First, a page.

Tomorrow’s Child deals with an apocalypse idea by going deep and scrutinising people’s habits, actions and emotions in a way most authors would shy away from.
We meet Psyche Darnell and we know she is special. It takes a while for her to discover why and what she is expected to do with her gifts, her teenage hormones don’t make for an easy ride, but at least she is surrounded by friends. All she has to do is merely accept the truth, because Starr West is right – ‘you don’t have to believe in something for it to be true’.
It’s never easy admitting you are flawed, but here none of the characters are perfect. Despite this, or maybe because of it, you can’t help but feel close to them. There aren’t many without special attributes, so you can’t really mistake them for normal people, but they exude warmth and friendship, a strong sense of right and wrong and they would gladly sacrifice themselves for the greater good - the very essence of humanity.
The story is well written, in a strong and clear voice. There are points of darkness and suspense throughout the plot but it is not a dizzyingly fast carousel of action, and neither should it be. Scenarios such as this require careful consideration. You can’t just skip merrily to the next page without thinking about the problems posed to the last few surviving humans. You can’t not think of all the ramifications, all the what-ifs, all of the what-would-I-dos.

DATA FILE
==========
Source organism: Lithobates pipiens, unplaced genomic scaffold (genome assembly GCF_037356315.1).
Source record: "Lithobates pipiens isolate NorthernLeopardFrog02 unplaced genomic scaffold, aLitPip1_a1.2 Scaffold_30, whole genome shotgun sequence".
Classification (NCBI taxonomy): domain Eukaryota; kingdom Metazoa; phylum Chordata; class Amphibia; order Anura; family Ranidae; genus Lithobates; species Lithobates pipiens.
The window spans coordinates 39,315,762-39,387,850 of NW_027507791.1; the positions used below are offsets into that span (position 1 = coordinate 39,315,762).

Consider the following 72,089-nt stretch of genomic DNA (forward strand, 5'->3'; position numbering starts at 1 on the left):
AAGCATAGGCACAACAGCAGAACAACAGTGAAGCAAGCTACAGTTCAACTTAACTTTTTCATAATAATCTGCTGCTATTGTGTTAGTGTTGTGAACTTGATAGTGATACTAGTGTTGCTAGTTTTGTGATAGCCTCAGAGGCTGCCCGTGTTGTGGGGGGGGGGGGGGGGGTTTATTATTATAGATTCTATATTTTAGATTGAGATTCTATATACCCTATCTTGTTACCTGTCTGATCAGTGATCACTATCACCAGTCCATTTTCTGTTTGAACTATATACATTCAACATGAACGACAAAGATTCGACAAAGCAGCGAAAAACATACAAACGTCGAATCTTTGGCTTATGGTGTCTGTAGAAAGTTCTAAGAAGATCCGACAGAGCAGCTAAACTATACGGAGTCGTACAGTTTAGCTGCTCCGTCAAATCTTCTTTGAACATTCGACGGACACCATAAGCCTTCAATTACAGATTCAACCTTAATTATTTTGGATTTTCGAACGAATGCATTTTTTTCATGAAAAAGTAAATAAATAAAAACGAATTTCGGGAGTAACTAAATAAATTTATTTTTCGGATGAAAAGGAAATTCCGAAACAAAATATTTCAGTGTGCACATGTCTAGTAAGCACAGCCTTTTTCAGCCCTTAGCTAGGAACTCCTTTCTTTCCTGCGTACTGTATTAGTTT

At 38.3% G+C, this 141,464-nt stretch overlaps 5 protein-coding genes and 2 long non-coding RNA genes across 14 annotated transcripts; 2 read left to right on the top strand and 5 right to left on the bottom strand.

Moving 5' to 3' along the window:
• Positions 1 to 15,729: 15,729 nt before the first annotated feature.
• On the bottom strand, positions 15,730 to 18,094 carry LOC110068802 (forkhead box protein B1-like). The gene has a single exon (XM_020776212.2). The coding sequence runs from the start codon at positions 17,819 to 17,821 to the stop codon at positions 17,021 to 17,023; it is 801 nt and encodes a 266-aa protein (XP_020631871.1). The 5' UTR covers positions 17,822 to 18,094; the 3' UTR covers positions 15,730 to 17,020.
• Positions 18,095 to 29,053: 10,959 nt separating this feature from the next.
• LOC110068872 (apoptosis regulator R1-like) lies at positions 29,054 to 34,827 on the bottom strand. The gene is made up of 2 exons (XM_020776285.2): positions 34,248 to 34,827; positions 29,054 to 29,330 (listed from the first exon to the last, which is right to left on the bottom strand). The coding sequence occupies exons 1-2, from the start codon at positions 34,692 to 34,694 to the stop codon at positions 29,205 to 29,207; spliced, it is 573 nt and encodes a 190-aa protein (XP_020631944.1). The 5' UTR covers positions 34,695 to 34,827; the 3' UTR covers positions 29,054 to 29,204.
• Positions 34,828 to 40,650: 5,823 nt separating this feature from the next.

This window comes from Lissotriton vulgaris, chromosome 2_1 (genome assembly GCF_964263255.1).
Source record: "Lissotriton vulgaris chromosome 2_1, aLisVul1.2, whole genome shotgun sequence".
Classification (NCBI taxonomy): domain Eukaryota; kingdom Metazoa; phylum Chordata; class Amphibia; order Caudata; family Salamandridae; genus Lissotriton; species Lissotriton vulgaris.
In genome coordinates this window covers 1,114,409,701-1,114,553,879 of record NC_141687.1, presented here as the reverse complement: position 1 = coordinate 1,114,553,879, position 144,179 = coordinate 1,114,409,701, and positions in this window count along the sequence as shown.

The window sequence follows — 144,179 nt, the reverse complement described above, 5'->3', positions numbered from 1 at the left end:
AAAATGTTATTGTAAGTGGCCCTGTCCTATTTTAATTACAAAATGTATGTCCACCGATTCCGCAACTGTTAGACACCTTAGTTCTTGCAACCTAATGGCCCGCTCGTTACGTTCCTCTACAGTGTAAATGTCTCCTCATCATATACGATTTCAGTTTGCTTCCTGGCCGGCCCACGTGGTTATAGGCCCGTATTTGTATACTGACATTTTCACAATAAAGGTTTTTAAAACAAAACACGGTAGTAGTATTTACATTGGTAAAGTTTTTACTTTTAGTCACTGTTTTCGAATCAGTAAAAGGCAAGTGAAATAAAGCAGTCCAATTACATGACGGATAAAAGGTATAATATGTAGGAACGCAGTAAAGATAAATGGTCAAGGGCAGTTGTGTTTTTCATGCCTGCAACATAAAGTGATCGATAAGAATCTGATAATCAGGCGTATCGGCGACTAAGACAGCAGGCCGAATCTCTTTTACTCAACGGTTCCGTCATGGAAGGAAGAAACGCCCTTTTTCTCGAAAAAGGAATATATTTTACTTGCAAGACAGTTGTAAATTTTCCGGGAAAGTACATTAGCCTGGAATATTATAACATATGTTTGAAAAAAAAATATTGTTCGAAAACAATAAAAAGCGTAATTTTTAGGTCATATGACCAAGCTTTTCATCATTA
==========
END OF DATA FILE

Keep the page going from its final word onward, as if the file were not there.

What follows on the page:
Starr is clearly a people watcher, a very keen observer, and it shows. The way different people deal with their own personal crises is portrayed brilliantly. The outcome is a ray of light, quite satisfying, and the epilogue gives a glimpse of future frictions and even confrontations. We’ll have to wait for book two to see how they unfold.
A good first entry, by a deep-thinking author and a very pleasant read. Just don’t expect to stop thinking about it when you’ve put it down.
(reviewed 13 days after purchase)